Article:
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An investigation into the relationship between visual imagery and stress

Hasler-Winter, Samuel (2018) An investigation into the relationship between visual imagery and stress. University of Manchester. (Unpublished)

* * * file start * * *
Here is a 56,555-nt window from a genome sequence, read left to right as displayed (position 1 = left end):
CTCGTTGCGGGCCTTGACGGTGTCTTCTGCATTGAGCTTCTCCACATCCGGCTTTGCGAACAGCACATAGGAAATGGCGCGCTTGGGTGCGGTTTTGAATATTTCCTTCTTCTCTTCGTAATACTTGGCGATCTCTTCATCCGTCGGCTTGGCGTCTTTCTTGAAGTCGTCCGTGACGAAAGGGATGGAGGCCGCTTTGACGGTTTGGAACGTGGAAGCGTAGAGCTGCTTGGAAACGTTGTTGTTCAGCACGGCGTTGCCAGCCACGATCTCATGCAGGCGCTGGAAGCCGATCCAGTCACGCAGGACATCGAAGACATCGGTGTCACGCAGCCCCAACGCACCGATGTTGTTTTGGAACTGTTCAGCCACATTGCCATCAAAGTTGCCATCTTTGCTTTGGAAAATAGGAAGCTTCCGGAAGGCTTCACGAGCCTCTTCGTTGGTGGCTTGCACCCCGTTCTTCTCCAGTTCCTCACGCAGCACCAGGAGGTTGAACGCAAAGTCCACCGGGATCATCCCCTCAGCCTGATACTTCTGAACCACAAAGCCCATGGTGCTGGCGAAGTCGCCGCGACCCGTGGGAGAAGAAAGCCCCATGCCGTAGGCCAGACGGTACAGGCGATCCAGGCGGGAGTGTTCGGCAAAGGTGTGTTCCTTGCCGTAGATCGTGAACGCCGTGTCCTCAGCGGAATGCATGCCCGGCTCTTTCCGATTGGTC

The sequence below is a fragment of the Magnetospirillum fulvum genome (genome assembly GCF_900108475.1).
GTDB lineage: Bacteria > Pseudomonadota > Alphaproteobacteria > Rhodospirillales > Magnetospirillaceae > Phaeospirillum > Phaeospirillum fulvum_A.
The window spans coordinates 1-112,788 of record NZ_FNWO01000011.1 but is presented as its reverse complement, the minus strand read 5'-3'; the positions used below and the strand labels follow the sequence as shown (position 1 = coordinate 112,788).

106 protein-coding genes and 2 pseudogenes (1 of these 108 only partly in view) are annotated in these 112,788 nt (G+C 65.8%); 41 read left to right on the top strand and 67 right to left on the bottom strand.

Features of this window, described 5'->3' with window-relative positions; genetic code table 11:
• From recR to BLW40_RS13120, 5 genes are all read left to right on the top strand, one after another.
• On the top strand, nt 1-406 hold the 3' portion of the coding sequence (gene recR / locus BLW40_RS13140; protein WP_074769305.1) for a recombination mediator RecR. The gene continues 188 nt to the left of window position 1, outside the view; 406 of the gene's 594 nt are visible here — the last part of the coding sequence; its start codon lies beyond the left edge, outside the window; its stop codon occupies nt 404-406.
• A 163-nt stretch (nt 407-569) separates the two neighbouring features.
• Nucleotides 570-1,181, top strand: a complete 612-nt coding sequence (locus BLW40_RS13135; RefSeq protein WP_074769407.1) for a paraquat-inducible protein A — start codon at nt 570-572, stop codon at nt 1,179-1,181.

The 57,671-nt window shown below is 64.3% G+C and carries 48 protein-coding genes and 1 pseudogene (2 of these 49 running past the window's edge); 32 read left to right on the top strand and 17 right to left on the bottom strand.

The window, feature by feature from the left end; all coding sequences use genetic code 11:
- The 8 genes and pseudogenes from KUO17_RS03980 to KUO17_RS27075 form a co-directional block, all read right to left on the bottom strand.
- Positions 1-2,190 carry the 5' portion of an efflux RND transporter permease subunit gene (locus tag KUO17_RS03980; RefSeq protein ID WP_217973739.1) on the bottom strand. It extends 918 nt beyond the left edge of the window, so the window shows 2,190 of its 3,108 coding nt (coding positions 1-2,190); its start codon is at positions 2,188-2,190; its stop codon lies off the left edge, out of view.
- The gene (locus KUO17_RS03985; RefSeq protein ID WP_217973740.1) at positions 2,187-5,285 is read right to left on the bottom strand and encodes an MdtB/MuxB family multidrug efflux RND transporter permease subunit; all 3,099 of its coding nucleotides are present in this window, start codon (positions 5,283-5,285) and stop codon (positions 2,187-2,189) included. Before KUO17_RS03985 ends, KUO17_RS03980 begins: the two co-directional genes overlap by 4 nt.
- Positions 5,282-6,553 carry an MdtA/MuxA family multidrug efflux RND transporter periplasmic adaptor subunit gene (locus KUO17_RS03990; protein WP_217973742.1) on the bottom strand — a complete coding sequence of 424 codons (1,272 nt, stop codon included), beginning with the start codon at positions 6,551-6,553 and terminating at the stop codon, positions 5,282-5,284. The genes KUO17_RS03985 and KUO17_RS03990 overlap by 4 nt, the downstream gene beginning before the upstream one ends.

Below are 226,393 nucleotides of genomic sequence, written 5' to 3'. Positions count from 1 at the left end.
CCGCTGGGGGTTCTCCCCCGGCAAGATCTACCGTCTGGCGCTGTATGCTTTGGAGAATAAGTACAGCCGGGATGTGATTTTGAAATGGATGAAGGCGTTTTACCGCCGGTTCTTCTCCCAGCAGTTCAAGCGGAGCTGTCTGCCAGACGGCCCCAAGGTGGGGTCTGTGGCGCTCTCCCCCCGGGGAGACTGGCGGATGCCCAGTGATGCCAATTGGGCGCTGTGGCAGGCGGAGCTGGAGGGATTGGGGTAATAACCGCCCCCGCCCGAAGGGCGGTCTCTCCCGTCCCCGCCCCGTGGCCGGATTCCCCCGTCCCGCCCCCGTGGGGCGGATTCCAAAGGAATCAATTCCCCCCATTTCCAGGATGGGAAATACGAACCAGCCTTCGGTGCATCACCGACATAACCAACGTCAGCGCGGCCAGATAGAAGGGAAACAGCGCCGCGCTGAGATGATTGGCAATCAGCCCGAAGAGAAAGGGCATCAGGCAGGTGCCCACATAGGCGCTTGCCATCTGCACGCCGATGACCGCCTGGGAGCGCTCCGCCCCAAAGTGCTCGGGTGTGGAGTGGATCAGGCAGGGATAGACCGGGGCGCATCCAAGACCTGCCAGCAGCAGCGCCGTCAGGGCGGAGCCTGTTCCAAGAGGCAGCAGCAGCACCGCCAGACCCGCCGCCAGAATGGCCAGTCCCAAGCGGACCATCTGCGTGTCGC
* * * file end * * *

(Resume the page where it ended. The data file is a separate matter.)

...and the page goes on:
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Visual imagery plays a functional role in memory and emotion processing. Similar links between stress, memory and emotion also exist, leading to the proposed hypothesis that there may also be a functional relationship between stress and visual imagery. In 36 students, trait vividness of visual imagery was assessed in relation to two variables: trait stress reactivity and acute stress response. The Trier Social Stress Test (TSST) and a matched control condition were used to induce stress. The Vividness of Visual Imagery Questionaire (VVIQ) and Perceived Stress Reactivity Scale (PSRS) were used as trait measures of visual imagery vividness and stress reactivity respectively. Neither the relationship between vividness of visual imagery and stress reactivity or acute stress response were significant. These findings suggest that stress and visual imagery may not be as closely related as thought. However, significant gender differences seen in the sample and proposed in the literature led to exploratory analyses. These analyses revealed a significant effect of stress-reactive group (high/low) on visual imagery in women, such that low stress reactive individuals experienced more vivid visual imagery and vice versa. Additionally, in women only, the hypothesised inverse relationships: between visual imagery vividness and both trait and acute stress were found to have moderate and strong correlations that were approaching significance, respectively. Given that this was post-hoc analysis, firm conclusions cannot be drawn, although this suggests that the proposed inverse relationship between voluntary visual imagery and stress may exist in women in the healthy population.

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